Image via the International Organic Wine Awards website.
Now in its fourth year, the International Organic Wine Awards have rapidly become one of the world’s most high-profile wine tasting events.
Based in Germany, the event’s tasting panel employs a newly developed scoring system that aims for “more transparency and flexibility in wine evaluation.”
We are thrilled to share the news that Pievalta 2012 Verdicchio dei Castelli di Jesi Classico Superiore received 95 out of 100 points (gold medal).
And Barone Pizzini NV Franciacorta Brut (the winery’s entry-tier label) received a whopping 98 out of 100 points.
To learn more about this unique event and how it is reshaping the way that wine is evaluated and scored, click here.
And click here for all the award winners and the complete list of scores.
Above: Last year, the ancient monastery of San Pietro in Lamosa in Franciacorta was the site of a conference devoted to the effects of pesticides on the health of residents in farming communities.
As winery manager Marta Piovani put it in an email to me yesterday, “the monastery of San Pietro in Lamosa is an ancient one and our winery is relatively young. But we have something in common: respect for the environment.”
In October 2012, the beautiful 11th century monastery – which sits at the edge of a marsh in the same township where Barone Pizzini is located, Provaglio d’Iseo — hosted a conference devoted to the ill effects of pesticides in commercial farming.
The monastery’s support of this cause aligns with the winery’s mission: to improve the quality of wine and to protect the farming community to which it belongs by farming organically, without the use of chemicals.
Not only does Barone Pizzini farm organically, but its mission (and that of its sister winery, Pievalta, in the Marches) is also to promote awareness — through its wines and approach to viticulture — of the harm that chemicals can do to a farming community.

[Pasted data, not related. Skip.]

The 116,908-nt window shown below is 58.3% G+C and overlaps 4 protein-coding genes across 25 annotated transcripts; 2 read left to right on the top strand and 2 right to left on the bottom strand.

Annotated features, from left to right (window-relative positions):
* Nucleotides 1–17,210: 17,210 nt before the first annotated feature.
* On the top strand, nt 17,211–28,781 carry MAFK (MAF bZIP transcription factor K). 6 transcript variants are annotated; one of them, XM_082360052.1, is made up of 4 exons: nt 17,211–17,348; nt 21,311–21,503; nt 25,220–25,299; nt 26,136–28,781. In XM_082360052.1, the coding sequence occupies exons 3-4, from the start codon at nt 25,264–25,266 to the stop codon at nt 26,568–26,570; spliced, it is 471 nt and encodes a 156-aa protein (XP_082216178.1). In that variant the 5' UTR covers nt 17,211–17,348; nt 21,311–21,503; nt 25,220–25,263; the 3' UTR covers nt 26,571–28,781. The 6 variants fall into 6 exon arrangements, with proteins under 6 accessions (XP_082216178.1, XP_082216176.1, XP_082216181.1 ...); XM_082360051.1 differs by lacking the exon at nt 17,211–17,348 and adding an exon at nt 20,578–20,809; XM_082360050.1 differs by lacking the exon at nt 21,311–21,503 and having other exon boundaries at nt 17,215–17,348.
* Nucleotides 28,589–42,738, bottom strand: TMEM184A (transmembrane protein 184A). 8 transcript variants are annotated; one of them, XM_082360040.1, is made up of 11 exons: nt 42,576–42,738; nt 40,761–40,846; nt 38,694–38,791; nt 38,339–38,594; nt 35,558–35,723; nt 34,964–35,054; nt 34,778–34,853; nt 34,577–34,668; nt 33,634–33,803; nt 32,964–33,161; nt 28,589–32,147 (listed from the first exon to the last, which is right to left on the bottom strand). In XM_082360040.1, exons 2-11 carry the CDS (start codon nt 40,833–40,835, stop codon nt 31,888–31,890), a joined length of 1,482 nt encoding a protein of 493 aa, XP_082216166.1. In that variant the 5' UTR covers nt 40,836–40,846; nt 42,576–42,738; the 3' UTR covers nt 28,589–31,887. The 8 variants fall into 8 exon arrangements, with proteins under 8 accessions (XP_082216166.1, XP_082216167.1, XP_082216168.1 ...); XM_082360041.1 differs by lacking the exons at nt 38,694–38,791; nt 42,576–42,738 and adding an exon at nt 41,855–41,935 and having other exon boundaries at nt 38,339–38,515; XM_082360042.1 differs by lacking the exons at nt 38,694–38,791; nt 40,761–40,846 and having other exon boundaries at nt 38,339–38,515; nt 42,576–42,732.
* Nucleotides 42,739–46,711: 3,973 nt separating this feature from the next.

So if you’re heading to Franciacorta this weekend for wine tasting, please stop first at the monastery to explore one of the great monuments of Franciacorta and a wholehearted supported of a chemical-free farming community.
Wine writer Kyle Phillips wrote an excellent post on the monastery a few years ago for About.com.
The latest installment in our continuing series of posts featuring “Darrell Corti on Franciacorta.”
The Franciacorta area is quite pretty.
Seen from Monte Alto, it appears to be a mosaic of different agricultures with blotches of modern life showing up in the form of industrial complexes with their rather graceless forms of concrete and asphalt.
Vines have been here since prehistory. Roman authors had already praised the area’s vines and due to the great influence of various monastic centers, Franciacorta has had a long tradition of grape growing and wine making.
Two areas, Cellatica and Botticino, at the south-eastern end of Franciacorta, were some of the first appellations recognized in the late 1960s by the then newly established Italian system of DOC controls. They both form part of Franciacorta’s territory, but have their own appellations.
Towards the middle of the 1800s, a famous wine the “bordo magher” (Bordeaux magro), sold by nobles having vineyards in Franciacorta, was nothing other than an unblended Cabernet Franc wine.
To anyone used to seeing different vine growing areas, usually a monoculture as in Burgundy or Bordeaux — even the Rhine region — Franciacorta appears quite different.
There are extension of vineyards, but not enormous expanses. The entire viticultural area of Franciacorta is less than 1,300 hectares of land and this amount competes with other crops, cereals and such for space. At one time, the production of silk was more imprtant than wine, and plantings of mulberry trees along cultivation perimeters were very important.